While Cal is going through some troubling times, he meets Cere Junda and Greeze Dritus who help him on his path, trying to locate a Holocron to find the force-sensitive children in the universe. However, his adventure is made more difficult as the little Jedi is being hunted by the Inquisitors, the Second and Ninth Sisters.
The title has players using their Jedi Force powers to defeat enemies, alongside their trusty lightsabers to cut them down. You can even reflect Stormtroopers blaster shots right back at them. Star Wars: Jedi Fallen Order is a bit difficult, but unlike Soulsborne titles, players can change the level of difficulty when needed.
Star Wars: Jedi Fallen Order honestly made me ‘feel,’ the story was very compelling and seeing how Cal, Cere and the Second Sister were all affected by Order 66.
The Surge 2
The Surge 2 is another Soulsborne-like game with a futuristic vibe.
The title has players fighting through a dystopian future where humans have ruined the world’s resources. The plot takes place in Jericho City, a pretty advanced metropolis, but filled with nanite-controlled people and machines that the player has to fight.
On occasion, you’ll have to battle nanite monsters, which are also very fun as they vary in shapes and sizes.
The game doesn’t feature a wide variety of scenery, but throughout my time playing, I never got bored. Additionally, The Surge 2’s world is so intertwined and connected, and it helped make it feel more cohesive and enjoyable.
The Surge 2 also has tons of weapons to choose from, and some of them are called ‘Double Duty,’ weapons that can be dual-wielded. I thought this was very fun, and reminded me of Bloodborne’s trick weapons.
The game offers quick, smooth and challenging gameplay, and it’s incredibly fun if you’re interested in the Soulsborne genre.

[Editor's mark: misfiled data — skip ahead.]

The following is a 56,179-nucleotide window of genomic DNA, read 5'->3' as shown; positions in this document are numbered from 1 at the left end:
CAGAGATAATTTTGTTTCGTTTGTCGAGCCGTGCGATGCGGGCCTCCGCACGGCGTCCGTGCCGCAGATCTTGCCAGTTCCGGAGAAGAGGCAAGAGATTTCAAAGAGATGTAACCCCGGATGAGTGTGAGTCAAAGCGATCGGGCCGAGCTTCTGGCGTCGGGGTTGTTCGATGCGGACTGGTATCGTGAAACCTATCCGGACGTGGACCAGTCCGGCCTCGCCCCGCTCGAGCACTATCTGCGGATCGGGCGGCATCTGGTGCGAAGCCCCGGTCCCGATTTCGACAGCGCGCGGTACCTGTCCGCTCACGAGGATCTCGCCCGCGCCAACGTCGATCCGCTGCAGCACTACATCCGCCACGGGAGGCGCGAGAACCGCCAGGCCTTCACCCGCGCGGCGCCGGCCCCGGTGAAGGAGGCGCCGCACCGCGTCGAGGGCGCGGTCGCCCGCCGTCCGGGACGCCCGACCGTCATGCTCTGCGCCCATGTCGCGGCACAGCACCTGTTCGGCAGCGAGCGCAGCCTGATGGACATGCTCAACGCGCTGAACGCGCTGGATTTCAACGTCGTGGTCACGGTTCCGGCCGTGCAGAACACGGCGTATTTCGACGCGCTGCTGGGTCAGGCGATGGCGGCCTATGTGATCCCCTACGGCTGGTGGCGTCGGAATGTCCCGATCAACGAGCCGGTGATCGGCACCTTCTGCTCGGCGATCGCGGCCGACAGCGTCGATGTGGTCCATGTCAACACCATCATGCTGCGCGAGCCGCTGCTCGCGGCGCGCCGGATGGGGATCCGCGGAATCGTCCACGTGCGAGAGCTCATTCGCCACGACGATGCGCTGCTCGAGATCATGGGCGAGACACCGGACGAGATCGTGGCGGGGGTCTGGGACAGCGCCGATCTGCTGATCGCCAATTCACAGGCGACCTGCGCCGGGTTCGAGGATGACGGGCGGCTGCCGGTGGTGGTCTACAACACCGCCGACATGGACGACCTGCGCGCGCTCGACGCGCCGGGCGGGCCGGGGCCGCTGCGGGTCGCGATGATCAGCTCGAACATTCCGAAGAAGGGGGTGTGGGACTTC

Magic Spellslingers comes from the creators of Magic: The Gathering, the Wizards of the Coast. Spellslingers works similarly to the regular card game, but there are several differences.
Instead of at minimum a 60-player deck, you’re restricted to only 30 cards no more or less. Each battle a player starts by choosing a Planeswalker. Planeswalkers are mages that can control the beasts, elves, demons and other creatures when playing Spellslingers.
The lore of Magic the Gathering also follows the Planeswalkers as they walk through time and space. Each Planeswalker has its ability in the game. Chandra will immediately damage her opponent’s life. Meanwhile, Nissa will gain one life whenever she gains mana from non-land cards.
In this title, you don’t collect land like normal, but you naturally gain mana each turn. You do have to pick a land card for your deck, but it doesn’t matter on the colour.
This game is also a lot simpler than the original card game, and there’s less to remember.
Instead of abilities like ‘Deathtouch’ and ‘Lifelink’, they all get replaced by ‘Attack’ which performs different functions depending on what the card reads. It’s not completely basic, though. There are still abilities like ‘Reach,’ ‘Trample,’ ‘Haste’ and plenty more.
The game is fun, and though you can, you never have to spend any money. Magic Spellslingers is free to play and is currently in early access. It’s also worth noting that the game is a bit buggy and crashes occasionally.
Nioh 2 is probably going to go down as my favourite game of the year. I played the beta demo and thought it was stupendous. I can’t wait to play it when it officially comes out on March 13, 2020.